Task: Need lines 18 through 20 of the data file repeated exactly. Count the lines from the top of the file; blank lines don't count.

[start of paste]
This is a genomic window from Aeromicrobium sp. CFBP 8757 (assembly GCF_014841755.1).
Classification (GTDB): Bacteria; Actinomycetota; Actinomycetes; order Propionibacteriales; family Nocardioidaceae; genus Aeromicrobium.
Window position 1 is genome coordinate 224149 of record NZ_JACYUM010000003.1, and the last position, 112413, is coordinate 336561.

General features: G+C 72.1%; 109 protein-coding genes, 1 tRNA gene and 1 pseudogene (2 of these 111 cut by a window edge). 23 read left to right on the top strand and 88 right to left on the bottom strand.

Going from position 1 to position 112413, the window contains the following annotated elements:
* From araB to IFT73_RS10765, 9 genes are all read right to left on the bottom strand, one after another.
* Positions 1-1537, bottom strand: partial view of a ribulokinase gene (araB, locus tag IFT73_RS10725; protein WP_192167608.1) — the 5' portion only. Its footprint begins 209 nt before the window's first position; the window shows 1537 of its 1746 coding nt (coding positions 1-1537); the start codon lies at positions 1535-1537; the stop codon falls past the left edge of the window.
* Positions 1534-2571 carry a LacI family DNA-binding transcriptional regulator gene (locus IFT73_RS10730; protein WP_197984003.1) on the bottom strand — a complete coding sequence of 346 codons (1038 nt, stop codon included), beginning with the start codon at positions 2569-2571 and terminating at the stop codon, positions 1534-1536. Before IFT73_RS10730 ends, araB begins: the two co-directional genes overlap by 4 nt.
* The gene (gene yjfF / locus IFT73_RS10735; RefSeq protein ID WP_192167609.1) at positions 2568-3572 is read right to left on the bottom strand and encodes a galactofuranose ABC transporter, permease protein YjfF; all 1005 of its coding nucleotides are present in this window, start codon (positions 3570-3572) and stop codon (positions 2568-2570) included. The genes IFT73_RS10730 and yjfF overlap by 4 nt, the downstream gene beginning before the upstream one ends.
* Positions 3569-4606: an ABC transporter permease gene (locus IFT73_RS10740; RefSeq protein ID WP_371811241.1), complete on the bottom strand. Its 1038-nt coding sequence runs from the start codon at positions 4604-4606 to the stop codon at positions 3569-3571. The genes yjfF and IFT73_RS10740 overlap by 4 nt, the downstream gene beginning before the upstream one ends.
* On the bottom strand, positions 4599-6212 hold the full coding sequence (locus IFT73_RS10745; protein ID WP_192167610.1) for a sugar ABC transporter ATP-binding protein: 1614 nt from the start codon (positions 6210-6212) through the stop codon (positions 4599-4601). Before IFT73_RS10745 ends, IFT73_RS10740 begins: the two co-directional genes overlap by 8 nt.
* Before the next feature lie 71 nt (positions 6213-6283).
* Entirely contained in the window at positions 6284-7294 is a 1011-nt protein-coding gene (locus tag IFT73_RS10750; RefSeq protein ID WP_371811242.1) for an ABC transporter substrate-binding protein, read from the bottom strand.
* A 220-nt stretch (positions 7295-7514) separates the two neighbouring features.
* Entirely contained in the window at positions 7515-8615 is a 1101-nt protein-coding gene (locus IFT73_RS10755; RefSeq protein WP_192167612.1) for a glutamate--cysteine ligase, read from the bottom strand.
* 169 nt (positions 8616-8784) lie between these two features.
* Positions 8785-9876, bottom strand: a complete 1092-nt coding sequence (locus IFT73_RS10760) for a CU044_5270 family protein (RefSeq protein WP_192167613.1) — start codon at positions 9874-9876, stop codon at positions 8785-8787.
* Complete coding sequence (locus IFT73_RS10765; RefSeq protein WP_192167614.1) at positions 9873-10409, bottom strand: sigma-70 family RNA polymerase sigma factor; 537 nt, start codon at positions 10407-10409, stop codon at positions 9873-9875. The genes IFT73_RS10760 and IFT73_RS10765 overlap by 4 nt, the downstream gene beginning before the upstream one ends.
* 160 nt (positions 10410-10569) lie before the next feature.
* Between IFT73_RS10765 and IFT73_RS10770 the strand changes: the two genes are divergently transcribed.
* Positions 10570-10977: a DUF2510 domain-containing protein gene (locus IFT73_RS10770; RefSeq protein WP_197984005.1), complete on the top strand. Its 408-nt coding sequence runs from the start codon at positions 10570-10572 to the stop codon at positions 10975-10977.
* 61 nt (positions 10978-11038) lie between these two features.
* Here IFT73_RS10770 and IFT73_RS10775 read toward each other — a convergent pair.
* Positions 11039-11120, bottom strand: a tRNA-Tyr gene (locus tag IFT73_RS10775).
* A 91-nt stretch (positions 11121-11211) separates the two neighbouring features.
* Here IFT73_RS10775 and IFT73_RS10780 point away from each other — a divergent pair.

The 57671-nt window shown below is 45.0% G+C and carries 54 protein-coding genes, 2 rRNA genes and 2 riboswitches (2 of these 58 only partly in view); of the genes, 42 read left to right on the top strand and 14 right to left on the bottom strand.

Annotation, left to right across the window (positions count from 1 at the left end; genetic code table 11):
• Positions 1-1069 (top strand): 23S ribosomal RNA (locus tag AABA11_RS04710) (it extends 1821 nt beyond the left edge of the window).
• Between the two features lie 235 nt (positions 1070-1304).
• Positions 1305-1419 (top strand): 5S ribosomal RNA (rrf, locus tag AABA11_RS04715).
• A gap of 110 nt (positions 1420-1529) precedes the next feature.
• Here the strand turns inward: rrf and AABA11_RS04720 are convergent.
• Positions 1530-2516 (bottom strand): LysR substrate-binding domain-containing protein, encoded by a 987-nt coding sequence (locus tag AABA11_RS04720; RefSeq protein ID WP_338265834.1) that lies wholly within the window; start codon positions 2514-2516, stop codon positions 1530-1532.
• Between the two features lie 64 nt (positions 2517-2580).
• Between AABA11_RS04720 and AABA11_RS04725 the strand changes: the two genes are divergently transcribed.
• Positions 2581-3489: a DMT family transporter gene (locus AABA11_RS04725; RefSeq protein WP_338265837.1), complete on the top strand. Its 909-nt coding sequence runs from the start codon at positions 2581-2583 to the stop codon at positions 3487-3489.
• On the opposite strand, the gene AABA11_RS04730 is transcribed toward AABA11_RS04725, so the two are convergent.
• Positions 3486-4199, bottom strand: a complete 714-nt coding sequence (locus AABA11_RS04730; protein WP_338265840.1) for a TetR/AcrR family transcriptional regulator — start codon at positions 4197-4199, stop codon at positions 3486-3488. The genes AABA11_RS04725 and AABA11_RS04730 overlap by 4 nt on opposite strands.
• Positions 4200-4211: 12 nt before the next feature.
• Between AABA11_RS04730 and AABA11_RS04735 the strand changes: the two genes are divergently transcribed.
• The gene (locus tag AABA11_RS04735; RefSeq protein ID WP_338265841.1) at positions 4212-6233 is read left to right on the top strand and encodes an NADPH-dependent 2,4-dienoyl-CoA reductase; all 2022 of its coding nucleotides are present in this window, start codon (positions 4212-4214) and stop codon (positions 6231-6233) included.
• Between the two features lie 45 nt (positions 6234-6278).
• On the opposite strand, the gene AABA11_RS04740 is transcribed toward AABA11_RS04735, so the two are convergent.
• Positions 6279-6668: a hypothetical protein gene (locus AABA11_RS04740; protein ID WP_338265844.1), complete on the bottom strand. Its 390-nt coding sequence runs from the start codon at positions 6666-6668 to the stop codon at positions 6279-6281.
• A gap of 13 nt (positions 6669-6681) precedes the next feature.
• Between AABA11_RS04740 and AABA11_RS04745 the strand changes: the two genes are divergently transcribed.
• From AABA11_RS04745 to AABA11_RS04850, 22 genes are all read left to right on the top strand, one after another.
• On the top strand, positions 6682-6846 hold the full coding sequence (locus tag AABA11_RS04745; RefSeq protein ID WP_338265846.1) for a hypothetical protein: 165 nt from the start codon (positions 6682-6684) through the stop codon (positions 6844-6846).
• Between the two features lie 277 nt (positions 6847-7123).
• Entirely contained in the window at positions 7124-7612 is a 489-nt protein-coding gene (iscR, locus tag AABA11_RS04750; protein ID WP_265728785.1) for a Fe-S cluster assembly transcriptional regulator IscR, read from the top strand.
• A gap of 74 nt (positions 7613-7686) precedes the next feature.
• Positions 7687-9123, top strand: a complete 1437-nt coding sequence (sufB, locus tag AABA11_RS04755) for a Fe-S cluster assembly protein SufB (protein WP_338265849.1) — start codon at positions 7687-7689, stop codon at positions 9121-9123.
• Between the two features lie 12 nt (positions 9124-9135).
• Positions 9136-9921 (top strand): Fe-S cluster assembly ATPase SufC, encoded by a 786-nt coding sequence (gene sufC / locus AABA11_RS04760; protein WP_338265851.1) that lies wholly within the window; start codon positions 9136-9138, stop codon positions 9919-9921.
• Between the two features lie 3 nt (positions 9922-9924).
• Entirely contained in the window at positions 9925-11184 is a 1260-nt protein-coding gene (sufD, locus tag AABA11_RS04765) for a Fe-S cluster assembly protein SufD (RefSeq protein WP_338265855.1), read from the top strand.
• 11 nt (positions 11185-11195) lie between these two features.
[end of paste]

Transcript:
* Complete coding sequence (locus IFT73_RS10765; RefSeq protein WP_192167614.1) at positions 9873-10409, bottom strand: sigma-70 family RNA polymerase sigma factor; 537 nt, start codon at positions 10407-10409, stop codon at positions 9873-9875. The genes IFT73_RS10760 and IFT73_RS10765 overlap by 4 nt, the downstream gene beginning before the upstream one ends.
* 160 nt (positions 10410-10569) lie before the next feature.
* Between IFT73_RS10765 and IFT73_RS10770 the strand changes: the two genes are divergently transcribed.